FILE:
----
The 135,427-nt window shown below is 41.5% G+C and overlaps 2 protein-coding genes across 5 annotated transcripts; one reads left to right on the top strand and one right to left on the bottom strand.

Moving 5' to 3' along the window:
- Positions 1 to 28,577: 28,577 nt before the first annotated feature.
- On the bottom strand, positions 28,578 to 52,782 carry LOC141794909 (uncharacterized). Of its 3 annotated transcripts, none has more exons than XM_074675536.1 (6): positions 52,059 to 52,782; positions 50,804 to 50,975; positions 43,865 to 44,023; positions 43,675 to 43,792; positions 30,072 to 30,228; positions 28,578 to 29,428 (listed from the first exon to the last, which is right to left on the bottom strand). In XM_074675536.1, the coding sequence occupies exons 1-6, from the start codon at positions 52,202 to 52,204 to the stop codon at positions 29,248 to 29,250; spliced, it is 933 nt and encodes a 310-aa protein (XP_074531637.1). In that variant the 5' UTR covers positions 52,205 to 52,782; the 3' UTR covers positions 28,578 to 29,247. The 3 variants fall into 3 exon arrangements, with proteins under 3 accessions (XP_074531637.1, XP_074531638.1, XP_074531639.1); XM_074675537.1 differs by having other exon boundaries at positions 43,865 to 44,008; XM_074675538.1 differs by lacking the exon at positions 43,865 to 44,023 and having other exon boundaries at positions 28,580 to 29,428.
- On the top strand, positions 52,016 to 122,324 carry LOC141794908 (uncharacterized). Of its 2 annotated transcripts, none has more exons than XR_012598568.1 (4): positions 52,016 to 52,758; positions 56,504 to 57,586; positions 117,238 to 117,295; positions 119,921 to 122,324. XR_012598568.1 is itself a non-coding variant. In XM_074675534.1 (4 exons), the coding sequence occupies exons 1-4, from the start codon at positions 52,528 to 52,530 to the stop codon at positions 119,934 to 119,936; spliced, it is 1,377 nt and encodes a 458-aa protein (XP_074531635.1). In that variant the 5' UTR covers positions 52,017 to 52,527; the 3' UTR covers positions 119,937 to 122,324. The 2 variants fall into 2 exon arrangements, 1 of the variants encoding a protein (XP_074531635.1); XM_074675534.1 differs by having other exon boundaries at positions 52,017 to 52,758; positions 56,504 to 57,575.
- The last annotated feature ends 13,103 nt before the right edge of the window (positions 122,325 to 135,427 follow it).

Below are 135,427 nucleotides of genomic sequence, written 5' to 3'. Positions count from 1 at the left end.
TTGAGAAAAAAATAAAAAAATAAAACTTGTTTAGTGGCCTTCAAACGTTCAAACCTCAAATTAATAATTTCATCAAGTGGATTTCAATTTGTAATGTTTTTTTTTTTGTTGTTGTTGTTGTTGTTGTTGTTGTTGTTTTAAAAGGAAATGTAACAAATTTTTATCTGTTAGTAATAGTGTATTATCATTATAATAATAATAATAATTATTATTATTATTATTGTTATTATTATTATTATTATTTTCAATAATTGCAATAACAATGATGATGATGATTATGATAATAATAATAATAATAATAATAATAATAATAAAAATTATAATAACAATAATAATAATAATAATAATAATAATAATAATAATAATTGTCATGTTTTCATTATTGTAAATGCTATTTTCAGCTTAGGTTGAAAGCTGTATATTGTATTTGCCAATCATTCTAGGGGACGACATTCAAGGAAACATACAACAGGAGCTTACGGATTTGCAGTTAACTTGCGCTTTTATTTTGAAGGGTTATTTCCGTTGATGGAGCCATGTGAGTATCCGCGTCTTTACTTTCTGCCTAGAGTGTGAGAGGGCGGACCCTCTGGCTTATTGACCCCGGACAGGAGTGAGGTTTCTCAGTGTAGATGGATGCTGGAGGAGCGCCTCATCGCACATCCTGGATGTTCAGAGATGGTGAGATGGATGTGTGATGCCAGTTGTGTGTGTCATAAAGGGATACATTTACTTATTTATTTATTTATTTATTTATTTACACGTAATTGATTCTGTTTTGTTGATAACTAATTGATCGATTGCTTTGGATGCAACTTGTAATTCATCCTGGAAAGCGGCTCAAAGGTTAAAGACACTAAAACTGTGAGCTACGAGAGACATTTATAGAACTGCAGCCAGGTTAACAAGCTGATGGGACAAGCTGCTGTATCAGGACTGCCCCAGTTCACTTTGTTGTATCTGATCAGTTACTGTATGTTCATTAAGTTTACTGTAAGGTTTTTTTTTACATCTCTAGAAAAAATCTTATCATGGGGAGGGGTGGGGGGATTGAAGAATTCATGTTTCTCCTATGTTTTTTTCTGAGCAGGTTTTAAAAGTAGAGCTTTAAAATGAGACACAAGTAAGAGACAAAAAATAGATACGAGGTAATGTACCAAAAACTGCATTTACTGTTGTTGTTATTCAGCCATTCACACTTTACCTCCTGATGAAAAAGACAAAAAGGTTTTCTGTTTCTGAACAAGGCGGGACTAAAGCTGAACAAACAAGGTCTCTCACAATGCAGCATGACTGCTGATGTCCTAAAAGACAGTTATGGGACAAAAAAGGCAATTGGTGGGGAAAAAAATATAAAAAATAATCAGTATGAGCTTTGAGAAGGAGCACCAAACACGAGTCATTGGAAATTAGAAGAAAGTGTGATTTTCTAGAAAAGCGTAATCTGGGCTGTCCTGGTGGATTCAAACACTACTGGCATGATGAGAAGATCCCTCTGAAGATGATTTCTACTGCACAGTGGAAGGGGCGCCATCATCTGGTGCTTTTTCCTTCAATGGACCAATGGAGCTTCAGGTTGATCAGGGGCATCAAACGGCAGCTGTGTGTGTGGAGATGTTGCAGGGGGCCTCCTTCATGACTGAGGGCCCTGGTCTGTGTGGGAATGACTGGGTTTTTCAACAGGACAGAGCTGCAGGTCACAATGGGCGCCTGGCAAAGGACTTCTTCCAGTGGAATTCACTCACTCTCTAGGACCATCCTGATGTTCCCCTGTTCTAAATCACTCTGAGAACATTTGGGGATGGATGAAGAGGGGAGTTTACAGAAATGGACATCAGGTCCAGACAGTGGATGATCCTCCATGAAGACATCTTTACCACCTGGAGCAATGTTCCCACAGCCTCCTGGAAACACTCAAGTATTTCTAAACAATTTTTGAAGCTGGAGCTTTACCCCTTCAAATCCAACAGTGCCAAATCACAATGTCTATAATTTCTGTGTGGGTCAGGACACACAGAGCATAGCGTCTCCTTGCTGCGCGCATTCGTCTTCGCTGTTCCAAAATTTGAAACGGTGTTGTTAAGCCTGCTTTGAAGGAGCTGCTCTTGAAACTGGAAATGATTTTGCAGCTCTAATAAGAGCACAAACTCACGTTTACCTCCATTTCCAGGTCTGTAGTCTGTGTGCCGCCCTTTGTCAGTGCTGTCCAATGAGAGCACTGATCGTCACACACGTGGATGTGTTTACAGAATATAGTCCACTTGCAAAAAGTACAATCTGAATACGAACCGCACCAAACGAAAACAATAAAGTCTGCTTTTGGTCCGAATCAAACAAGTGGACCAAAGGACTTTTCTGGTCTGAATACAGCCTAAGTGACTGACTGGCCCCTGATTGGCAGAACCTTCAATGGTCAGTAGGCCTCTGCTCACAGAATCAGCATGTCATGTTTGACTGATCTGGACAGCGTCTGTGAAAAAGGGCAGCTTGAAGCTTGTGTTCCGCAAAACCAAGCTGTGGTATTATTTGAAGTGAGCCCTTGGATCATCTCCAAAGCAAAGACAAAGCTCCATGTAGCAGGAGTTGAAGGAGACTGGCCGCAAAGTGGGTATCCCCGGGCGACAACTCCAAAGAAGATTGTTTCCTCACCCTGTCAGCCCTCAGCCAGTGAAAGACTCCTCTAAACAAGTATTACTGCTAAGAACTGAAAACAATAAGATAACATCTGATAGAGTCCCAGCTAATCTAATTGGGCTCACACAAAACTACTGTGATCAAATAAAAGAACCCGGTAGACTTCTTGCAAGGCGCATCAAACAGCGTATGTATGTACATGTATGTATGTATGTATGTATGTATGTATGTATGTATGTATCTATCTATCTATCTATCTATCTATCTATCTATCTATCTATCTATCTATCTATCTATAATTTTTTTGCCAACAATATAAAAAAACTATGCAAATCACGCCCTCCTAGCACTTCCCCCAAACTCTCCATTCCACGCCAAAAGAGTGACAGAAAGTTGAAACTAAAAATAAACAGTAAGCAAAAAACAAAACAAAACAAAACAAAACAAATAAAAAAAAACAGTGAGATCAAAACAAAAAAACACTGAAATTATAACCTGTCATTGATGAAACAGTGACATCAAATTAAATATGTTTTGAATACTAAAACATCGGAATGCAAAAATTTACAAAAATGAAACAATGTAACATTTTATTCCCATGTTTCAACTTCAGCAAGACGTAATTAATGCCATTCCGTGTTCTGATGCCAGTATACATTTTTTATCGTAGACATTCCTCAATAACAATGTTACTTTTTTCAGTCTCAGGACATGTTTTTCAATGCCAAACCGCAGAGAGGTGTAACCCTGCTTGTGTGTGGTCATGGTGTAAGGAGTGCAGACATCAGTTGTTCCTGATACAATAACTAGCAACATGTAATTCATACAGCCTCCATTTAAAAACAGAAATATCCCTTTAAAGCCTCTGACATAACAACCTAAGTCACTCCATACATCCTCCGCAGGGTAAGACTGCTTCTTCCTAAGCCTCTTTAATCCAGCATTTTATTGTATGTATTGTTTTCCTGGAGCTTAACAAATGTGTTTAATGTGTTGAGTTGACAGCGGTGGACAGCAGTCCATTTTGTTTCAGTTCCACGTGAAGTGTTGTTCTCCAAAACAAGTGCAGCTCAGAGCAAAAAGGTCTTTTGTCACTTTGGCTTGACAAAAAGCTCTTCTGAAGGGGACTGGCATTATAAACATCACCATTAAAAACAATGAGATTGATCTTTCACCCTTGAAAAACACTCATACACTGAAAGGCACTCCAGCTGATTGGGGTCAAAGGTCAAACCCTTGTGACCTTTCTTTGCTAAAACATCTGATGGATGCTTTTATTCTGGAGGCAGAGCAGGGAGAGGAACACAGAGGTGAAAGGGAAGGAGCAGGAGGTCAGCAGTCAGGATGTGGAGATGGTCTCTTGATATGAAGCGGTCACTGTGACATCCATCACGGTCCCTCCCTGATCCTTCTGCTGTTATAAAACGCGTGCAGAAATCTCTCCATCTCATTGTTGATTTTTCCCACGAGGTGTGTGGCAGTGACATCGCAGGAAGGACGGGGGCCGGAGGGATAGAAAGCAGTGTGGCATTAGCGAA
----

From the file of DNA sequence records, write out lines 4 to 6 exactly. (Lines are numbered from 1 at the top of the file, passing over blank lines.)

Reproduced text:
- On the bottom strand, positions 28,578 to 52,782 carry LOC141794909 (uncharacterized). Of its 3 annotated transcripts, none has more exons than XM_074675536.1 (6): positions 52,059 to 52,782; positions 50,804 to 50,975; positions 43,865 to 44,023; positions 43,675 to 43,792; positions 30,072 to 30,228; positions 28,578 to 29,428 (listed from the first exon to the last, which is right to left on the bottom strand). In XM_074675536.1, the coding sequence occupies exons 1-6, from the start codon at positions 52,202 to 52,204 to the stop codon at positions 29,248 to 29,250; spliced, it is 933 nt and encodes a 310-aa protein (XP_074531637.1). In that variant the 5' UTR covers positions 52,205 to 52,782; the 3' UTR covers positions 28,578 to 29,247. The 3 variants fall into 3 exon arrangements, with proteins under 3 accessions (XP_074531637.1, XP_074531638.1, XP_074531639.1); XM_074675537.1 differs by having other exon boundaries at positions 43,865 to 44,008; XM_074675538.1 differs by lacking the exon at positions 43,865 to 44,023 and having other exon boundaries at positions 28,580 to 29,428.
- On the top strand, positions 52,016 to 122,324 carry LOC141794908 (uncharacterized). Of its 2 annotated transcripts, none has more exons than XR_012598568.1 (4): positions 52,016 to 52,758; positions 56,504 to 57,586; positions 117,238 to 117,295; positions 119,921 to 122,324. XR_012598568.1 is itself a non-coding variant. In XM_074675534.1 (4 exons), the coding sequence occupies exons 1-4, from the start codon at positions 52,528 to 52,530 to the stop codon at positions 119,934 to 119,936; spliced, it is 1,377 nt and encodes a 458-aa protein (XP_074531635.1). In that variant the 5' UTR covers positions 52,017 to 52,527; the 3' UTR covers positions 119,937 to 122,324. The 2 variants fall into 2 exon arrangements, 1 of the variants encoding a protein (XP_074531635.1); XM_074675534.1 differs by having other exon boundaries at positions 52,017 to 52,758; positions 56,504 to 57,575.
- The last annotated feature ends 13,103 nt before the right edge of the window (positions 122,325 to 135,427 follow it).